Tip: Take a moment to rename databases during a database attach upgrade

SharePoint Products automatically generate GUID-based database names when databases are created, such as WSS_Content_ 2a24a7ecde1744d4823e31d77b266653. When you're ready to upgrade, if you don’t have a handy farm inventory, it can take a little time and research to identify each database and map them to your Web applications and site collections. It sure would make farm management a bit easier if the database names actually meant something that you could more easily identify. Why not take a little time to make the database names more meaningful while you’re doing a database attach upgrade?

Note   This tip does not apply to an in-place upgrade.

When you’re not in the middle of an upgrade, renaming databases requires detaching them from the SharePoint Web applications in SharePoint Central Administration, then using SQL Server Management Studio to rename them (or back up and restore them with a new name). Either action requires some down time to accomplish, and renaming databases might not be your top priority for your down time opportunities.

However, when you do a database attach upgrade, you are either detaching the databases while you move them to the new farm, or backing them up and restoring them to the new farm, so you have an opportunity to rename them. Why not straighten them out then? It's as easy as typing a new name in the "To database" box if you're restoring a database or using “Rename” when you attach the database to a new SQL Server instance.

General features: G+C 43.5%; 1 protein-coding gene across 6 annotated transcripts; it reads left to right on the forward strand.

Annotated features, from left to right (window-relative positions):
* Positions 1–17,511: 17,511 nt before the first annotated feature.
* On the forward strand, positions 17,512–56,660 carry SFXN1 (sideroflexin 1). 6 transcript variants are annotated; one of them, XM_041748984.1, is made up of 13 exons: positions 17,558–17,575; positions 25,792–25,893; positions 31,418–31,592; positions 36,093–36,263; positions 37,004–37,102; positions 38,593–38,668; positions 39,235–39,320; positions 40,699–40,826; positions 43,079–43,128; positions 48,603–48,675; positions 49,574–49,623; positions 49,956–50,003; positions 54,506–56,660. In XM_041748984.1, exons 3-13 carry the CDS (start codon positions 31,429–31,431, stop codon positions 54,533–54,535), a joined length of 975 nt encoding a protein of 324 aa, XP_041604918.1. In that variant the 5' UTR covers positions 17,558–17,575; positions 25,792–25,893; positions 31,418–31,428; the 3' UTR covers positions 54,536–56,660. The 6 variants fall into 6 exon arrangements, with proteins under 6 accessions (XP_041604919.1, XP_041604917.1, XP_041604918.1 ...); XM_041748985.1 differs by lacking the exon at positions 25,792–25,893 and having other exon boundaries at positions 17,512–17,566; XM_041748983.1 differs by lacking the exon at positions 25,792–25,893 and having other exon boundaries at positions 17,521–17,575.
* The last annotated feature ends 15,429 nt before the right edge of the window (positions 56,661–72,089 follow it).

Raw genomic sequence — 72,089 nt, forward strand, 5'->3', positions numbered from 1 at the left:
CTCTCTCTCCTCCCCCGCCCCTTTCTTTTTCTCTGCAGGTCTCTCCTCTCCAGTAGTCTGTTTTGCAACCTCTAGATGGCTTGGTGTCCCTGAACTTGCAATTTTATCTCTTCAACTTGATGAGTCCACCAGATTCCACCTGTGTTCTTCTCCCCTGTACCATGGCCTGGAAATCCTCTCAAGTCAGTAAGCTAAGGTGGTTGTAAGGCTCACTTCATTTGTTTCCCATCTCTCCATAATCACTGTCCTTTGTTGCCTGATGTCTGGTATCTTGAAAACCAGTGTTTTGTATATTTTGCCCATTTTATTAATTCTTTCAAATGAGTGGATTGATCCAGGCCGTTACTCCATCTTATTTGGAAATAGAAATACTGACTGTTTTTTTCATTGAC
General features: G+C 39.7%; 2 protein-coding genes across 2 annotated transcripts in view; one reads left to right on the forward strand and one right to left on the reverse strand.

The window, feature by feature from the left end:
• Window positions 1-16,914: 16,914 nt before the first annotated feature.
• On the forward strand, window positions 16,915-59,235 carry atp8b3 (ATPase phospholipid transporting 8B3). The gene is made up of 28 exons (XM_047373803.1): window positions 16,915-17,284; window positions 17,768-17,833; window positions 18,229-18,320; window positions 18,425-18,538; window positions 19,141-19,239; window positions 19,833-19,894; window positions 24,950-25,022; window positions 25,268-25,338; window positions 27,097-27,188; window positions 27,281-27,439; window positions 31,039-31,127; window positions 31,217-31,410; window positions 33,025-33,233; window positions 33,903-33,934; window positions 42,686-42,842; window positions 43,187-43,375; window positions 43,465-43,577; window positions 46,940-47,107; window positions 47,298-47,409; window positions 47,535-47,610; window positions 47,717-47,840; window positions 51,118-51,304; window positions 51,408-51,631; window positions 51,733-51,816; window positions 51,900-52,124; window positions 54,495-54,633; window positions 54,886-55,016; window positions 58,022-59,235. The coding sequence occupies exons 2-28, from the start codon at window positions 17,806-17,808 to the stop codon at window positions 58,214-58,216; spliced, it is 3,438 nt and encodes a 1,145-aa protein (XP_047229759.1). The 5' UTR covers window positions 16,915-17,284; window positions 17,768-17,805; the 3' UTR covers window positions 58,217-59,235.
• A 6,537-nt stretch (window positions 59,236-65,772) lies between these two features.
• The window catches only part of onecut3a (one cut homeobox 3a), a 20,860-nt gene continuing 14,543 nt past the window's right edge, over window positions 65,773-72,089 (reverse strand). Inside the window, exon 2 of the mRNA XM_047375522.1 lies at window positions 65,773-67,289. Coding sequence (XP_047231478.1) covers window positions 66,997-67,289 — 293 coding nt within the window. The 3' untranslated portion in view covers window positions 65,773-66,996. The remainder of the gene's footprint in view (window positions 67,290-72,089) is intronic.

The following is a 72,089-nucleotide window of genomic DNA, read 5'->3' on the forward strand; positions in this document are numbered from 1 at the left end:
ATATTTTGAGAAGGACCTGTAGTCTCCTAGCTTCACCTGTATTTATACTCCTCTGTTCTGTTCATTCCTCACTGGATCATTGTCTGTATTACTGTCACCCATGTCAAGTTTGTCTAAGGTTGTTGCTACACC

Before you rename the database to just anything, take a moment to decide on a naming scheme. For example, you could include any of the following in your database names:

  • The port number for the Web application associated with the database, such as WSS_Content_2133.
  • The type of sites that are stored in the databases, such as WSS_Content_Collab or WSS_Content_MySites.
  • The name of the site collection in the database, if there’s only one per database), such as WSS_Content_ContosoHome.

Of course, even if you're not doing an upgrade, you can take time during a service outage to rename databases to lose the GUIDs and make them make more sense. Here are some blog posts to help you rename databases at any time:

Also, see more info on:

- Samantha Robertson

Comments (2)
  1. Craig Humphrey says:

    Better yet, don't let the GUIDs get there in the first place!

    Giving new Content DBs sensible names is easy, even some of your service DBs can be named at creation time, others (I'm looking at you PerformancePoint) are harder.

    Using reusable/repeatable scripts like AutoSPInstaller (autospinstaller.codeplex.com) can make life so much simpler, even in complex environments.

  2. Nico de Jong says:

    Better yet – resore, rename and move the mdf and ldf to your preferred location with T-SQL like

    RESTORE DATABASE SP2010UA_IntranetPortal_Content

    FROM DISK='\SomeServerDBUAUpgradeWSS_Content_Intranet.bak'


    MOVE 'WSS_Content_Intranet' TO 'C:Microsoft SQL ServerMSSQLDataSP2010UA_IntranetPortal_Content.mdf',

    MOVE 'WSS_Content_Intranet_log'  TO 'C:Microsoft SQL ServerMSSQLDataLogsSP2010UA_IntranetPortal_Content_log.ldf'

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